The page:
The divided court appears to have drawn its own map with the help of a Stanford University law professor, although some district designs are similar to proposals submitted to the court by Democrats.
Most significantly, the new map gives Democrats a better shot at winning a couple more seats, particularly in Philadelphia’s heavily populated and moderate suburbs. Political commentators immediately seized on the way the new map plays to Costello’s disadvantage, as it moved Republican areas of his current district away and added new Democratic ones.
The new map puts all of Chester County into one district, the 6th, instead of having it split among three separate ones. It erases from the district portions of Lebanon and Montgomery counties that had leaned Republican, and redraws the boundaries into Berks County to include the City of Reading and its suburbs, which are heavily Democratic.
A New York Times map analysis of the new map shows Chester County to have significant Democratic vote patterns in its northeastern, central, and south central municipalities, and high GOP turnout in southern, far northern, and western municipalities. “The result is a district that voted for Mrs. (Hillary) Clinton by nine points,” the paper reported. “It is fair to say that the incumbent representative, Ryan Costello, is in very serious trouble, and one wonders whether he will even be inclined to seek re-election.”
“Redistricting doesn’t just move the underlying partisanship of a district,” tweeted Nate Cohn, who cowrote the Times’ story. “It also erodes the advantage of incumbency. “Clinton+9” is bad enough, but it understates the blow that Costello just took.”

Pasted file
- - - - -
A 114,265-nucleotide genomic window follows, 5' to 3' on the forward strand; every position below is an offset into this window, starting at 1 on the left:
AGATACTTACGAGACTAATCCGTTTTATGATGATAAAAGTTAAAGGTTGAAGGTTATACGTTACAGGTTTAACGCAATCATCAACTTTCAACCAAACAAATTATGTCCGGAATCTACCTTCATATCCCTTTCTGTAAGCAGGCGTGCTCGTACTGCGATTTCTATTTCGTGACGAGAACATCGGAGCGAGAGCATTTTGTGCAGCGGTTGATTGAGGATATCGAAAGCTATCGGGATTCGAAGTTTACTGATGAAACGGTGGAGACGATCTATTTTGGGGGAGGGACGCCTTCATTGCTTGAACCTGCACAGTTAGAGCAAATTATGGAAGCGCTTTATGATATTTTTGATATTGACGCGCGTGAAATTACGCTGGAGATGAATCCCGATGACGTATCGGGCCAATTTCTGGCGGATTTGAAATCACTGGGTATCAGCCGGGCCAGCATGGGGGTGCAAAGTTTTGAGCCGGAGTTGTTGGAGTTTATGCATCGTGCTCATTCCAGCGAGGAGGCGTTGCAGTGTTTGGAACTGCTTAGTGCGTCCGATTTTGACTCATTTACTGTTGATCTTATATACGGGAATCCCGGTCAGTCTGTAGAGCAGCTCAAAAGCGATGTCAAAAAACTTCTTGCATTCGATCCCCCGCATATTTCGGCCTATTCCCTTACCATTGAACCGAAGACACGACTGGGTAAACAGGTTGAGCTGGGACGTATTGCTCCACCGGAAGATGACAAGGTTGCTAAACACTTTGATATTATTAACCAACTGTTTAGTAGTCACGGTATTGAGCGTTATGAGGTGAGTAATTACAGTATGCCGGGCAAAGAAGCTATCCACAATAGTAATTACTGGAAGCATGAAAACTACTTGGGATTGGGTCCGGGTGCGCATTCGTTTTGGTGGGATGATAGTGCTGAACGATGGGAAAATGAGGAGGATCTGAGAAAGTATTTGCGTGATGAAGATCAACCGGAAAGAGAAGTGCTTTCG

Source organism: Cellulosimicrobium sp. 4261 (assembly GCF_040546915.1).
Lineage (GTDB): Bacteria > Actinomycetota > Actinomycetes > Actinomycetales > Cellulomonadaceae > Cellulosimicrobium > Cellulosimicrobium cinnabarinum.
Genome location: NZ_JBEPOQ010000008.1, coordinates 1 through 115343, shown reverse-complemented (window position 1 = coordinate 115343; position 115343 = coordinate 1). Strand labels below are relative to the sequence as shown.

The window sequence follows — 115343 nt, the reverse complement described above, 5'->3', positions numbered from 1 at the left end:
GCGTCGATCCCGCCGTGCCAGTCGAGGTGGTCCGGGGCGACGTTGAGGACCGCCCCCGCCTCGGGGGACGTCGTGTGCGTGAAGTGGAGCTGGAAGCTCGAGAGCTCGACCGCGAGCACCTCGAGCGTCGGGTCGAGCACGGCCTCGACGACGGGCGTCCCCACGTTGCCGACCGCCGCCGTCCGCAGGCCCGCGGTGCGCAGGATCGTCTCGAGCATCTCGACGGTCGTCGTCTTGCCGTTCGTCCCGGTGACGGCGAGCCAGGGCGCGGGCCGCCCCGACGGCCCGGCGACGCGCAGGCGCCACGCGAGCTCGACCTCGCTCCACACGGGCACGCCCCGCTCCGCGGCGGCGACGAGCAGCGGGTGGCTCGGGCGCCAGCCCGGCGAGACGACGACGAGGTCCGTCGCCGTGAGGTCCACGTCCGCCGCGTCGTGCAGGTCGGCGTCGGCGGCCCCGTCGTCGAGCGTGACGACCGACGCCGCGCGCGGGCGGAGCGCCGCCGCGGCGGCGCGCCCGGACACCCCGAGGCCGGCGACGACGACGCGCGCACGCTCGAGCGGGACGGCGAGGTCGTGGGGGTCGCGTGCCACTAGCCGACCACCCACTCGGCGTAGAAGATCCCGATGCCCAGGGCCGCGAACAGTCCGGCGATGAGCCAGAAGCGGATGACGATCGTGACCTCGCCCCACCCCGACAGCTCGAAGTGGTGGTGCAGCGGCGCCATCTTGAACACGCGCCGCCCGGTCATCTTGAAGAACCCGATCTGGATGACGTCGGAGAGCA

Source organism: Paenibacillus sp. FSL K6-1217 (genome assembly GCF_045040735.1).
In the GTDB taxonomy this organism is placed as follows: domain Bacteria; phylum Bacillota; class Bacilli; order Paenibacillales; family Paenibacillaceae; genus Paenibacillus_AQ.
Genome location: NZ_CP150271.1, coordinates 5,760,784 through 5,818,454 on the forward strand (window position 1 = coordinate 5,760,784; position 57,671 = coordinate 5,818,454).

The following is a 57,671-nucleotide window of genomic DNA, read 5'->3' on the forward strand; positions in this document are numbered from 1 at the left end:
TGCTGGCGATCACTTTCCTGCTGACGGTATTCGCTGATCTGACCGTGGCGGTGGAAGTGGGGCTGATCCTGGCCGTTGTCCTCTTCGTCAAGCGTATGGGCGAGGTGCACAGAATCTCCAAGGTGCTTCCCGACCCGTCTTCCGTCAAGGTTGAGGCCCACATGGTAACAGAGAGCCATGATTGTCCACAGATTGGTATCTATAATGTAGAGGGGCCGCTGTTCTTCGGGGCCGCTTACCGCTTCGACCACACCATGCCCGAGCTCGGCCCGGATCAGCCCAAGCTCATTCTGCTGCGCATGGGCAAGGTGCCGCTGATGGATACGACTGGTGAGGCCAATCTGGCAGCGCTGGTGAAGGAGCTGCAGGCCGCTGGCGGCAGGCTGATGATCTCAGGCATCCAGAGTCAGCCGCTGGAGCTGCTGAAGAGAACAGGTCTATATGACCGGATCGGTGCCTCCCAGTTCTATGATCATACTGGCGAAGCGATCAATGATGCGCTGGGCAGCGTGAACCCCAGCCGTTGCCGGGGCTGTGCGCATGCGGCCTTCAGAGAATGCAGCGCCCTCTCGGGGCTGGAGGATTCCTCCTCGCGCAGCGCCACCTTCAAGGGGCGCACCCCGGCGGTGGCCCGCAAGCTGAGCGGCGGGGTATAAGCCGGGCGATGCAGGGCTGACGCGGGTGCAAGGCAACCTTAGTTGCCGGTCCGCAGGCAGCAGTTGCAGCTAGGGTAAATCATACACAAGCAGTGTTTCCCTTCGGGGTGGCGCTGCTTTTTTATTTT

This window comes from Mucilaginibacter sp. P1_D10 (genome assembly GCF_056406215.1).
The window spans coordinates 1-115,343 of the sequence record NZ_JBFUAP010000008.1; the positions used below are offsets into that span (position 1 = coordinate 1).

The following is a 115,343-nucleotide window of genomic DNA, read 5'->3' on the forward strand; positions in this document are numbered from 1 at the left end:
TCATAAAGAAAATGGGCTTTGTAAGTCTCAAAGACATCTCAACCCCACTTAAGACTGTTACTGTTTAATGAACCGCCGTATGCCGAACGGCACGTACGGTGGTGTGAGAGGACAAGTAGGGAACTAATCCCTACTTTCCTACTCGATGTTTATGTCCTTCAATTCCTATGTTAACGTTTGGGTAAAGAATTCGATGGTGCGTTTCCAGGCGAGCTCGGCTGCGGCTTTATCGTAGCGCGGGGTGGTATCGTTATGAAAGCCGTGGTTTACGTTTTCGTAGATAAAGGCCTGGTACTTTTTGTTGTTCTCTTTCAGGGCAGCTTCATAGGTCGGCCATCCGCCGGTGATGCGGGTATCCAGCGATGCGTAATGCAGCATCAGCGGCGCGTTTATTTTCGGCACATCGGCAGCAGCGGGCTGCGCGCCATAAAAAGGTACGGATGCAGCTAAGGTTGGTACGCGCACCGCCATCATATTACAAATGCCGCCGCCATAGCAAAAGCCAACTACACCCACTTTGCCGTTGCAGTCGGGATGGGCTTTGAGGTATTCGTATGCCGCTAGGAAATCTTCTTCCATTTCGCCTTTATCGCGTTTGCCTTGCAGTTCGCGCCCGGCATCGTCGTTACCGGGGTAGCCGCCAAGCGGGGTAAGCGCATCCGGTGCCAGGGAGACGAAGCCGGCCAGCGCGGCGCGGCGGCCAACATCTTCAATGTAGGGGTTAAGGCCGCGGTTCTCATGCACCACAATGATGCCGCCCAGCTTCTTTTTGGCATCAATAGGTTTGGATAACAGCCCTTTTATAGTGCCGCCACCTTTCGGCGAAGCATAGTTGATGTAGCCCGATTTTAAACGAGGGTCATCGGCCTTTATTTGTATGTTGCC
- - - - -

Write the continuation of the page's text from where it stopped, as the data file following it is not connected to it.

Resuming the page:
According to an article in the Cook Political Report, an independent, non-partisan national newsletter, the 6th District had flipped from a Partisan Voter Index rating of R+2 — that is, it would perform 2 percent better for Republican candidates than Democrats in nationwide results — to D+2, a boon for the Democrats. The newsletter had earlier noted that Costello was number five in the Top 10 of Republican members of the U.S. House of Representatives who voted against their party, with 15 percent of his votes going across the aisle.
The new map was hailed by Democrats as being fairer than the previous “gerrymandered” map, and decried by Republicans as the product of judicial overreach. Pennsylvania Republican Party Chairman Val DiGiorgio on Tuesday vowed the GOP would contest the map and the decision that brought it about in federal court, although a previous attempt seeking an intervention by attempting to get the U.S. Supreme Court involved in the case failed.
Costello’s likely Democratic opponent, businesswoman Chrissie Houlahan, praised the court’s decision.
The pair were expected to wage a fierce, costly, and competitive race through the year, even before the court weighed in on the gerrymandering issue last month. As of the end of 2017, Costello had $1.3 million on hand in campaign funds after raising $336,534 in the last quarter of the year. Houlahan, meanwhile, had $950,390 in the bank after taking in $417,041 in the same period.